I also made two curtains for a section of the bookshelf (sorry no photos). The curtains hide all my gear and keeps the room looking tidy. I love spring curtain rods for this purpose.  Then there was a trip to Michael's to purchase actual craft supplies, for a custom sign for my treatment room door (the other side is identical, and reads: "Healing in Session." The fabric were scraps from FABM



Happy crafting!


Tuesday, September 16, 2014

Fall into Winter Knitting Wishlist


If you didn't know already, jewel tones are in fashion this Fall and Holiday season, which includes luxurious furs dyed in these same colors.  Louisa Harding Luzia yarn, which is 80 percent viscose and 20 percent nylon knits into fur. I am completely fascinated by this yarn. But I really want to know how this feels on my skin. I'm not a lover of synthetics. Fellow knitters, please chime in!!!

I was thinking of making one of these shrugs for this year's holiday party.  If anyone else decides to make the above shrug, I found an errata for it on Ravelry.com. You can find the errata from Louisa Harding herself HERE.

I have been squandering my last couple of mornings looking at online knitting patterns, and drooling over these latest designs. What is it about those UK designers that I love so much? Louisa Harding patterns depict the many faces of romance. It's difficult to describe until you look at her patterns. Do a Google search, and you'll know what I mean or maybe you're already a fan, and in that case, please feel free to answer my most important question...how difficult are those patterns? They look too fancy to be easy. Even though I'm tackling my first LH pattern, I have many on my wishlist that scare me.



Like I mentioned...look at the fur and trim colors on the runway. Since I'm primarily a sewists, I am seriously thinking of knitting my own fur trim. Anyone done this before? I would love to see your work. Here are examples of this season's fur and trim from Anna Sui...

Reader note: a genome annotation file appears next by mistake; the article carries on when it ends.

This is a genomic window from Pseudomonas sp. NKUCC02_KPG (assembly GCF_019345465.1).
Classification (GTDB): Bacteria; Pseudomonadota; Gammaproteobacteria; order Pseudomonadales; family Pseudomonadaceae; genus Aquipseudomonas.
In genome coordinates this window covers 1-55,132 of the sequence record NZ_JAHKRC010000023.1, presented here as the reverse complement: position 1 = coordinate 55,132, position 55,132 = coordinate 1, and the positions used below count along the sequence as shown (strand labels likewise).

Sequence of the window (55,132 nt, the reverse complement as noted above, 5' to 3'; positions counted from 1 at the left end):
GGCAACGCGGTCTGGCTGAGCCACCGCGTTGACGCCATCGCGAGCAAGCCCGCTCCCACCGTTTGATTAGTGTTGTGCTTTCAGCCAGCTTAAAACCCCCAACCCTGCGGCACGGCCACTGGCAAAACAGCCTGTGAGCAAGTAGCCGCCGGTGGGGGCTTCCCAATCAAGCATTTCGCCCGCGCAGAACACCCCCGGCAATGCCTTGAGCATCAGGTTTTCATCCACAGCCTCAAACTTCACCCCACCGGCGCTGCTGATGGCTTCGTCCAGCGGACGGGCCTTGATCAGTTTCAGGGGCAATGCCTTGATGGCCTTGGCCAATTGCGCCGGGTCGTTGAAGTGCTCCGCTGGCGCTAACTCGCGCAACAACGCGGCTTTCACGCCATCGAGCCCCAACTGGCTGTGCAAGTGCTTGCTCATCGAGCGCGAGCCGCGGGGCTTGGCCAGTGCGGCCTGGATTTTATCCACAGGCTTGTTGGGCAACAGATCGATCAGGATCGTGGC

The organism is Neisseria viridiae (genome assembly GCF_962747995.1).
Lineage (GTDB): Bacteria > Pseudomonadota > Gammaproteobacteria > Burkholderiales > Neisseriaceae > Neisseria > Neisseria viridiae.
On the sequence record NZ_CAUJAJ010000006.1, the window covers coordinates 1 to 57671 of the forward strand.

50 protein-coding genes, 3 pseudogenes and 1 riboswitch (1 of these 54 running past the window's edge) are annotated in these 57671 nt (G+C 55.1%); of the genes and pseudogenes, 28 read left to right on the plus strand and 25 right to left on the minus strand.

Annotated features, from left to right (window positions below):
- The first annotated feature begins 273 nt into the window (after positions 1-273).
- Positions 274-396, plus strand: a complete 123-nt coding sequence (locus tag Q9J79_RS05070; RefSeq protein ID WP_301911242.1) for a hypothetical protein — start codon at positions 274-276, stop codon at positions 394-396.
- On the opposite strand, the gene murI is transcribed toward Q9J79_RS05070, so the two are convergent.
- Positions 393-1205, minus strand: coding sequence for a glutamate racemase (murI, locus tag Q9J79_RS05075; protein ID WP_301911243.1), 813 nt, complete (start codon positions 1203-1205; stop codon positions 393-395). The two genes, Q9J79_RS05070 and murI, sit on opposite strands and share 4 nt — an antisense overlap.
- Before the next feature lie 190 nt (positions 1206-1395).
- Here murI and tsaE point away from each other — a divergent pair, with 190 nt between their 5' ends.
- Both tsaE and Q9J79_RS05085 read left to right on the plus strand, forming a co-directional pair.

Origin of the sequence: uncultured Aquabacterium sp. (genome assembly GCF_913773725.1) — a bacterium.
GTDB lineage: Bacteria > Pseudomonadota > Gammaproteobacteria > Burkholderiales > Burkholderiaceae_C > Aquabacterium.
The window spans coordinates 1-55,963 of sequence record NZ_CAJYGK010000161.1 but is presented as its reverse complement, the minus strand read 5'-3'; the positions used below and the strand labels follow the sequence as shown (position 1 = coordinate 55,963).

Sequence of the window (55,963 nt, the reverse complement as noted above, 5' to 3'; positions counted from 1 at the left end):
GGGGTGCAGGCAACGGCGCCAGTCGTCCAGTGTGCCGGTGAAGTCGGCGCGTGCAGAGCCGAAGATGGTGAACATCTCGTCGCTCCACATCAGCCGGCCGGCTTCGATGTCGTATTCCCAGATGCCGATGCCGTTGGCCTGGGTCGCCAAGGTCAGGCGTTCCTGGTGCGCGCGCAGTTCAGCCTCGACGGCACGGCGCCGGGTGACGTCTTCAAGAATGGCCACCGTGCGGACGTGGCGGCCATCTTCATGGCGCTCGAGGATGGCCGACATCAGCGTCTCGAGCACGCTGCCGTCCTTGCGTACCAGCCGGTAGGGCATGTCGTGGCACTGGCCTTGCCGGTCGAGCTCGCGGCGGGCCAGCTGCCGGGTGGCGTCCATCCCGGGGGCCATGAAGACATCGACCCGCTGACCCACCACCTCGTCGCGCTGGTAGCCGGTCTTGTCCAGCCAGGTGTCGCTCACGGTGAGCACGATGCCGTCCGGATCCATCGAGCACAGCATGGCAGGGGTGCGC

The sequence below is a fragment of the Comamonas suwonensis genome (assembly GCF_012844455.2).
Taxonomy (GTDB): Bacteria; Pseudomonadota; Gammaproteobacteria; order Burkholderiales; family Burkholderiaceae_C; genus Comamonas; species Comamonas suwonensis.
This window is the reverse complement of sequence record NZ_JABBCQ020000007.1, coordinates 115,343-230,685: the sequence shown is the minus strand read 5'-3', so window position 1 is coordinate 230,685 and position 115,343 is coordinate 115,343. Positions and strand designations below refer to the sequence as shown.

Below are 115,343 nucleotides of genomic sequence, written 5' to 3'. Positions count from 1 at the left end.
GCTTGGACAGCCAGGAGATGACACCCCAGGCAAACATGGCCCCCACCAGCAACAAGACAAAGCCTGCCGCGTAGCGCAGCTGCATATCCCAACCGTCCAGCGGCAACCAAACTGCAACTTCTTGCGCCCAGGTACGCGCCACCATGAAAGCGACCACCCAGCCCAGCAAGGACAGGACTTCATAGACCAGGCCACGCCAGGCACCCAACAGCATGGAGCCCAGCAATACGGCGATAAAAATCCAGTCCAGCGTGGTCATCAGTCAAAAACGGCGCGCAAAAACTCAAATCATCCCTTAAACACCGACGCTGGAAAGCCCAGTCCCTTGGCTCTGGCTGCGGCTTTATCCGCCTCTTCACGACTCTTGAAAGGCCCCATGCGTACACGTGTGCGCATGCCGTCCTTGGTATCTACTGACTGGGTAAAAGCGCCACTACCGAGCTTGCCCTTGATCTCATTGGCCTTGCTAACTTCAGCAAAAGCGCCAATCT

The unfortunate thing however, like my Rowan fetish, there are too many books to collect, and yarn prices are at a premium. Then there's the yarn collection that I swore I would never turn into an embarrassing hoard, and it isn't...if one could look past two average box full or one big box full. It's all how one looks at life. Positive or negative? Half yarn-box full or half yarn-box empty?

Happy knitting!


Monday, September 15, 2014

Wimberry Update and Craft Supplies

My Wimberry vest by Louisa Harding is almost at its halfway point.  Maybe I shouldn't speak too soon since I'm about to start the shoulder and collar shaping.  I've been utilizing the life-line yarn at every new section, and I'm glad I did.  I had to unravel my work once,  but without losing a bulk of good stitches.  One of my G+ members from the East Bay gave me this great hint.  (Thanks Solonge!)  The back is knitted exactly like the front, so I'll be able to choose between the better looking half for the front of the sweater.  (If you look closely at the bottom of the lace, I've knitted a pink stitch marker right into the pattern.  I'll have to remember to break that off before I wear the vest. Oops!)  

This weekend, I was on the hunt for an outdoor grilling tool at my local Japanese market...which also happens to be right next door to our local Daiso store.  So of course, I had to go there too.  Daiso is a Japanese dollar store filled with little no-name home goods, and stationery supplies. They also have some unexpected items like craft and sewing supplies.  Besides picking up my usual supply of notebooks, I also found lingerie elastic, lace-trimmed cotton webbing, and a pack of cut felt in various shades of pink...all for $1.50 each.  


Daiso also has a small section of knitting supplies.  My current project needs to hold more stitches than my little Hiya Hiya holders can accommodate. So what should I find at Daiso for $1.50? Two large metal stitch holders. Love them.


If you live in California or Washington and haven't shopped at a Daiso, get over there!  Find Daiso Store locations by continent HERE.  Happy knitting!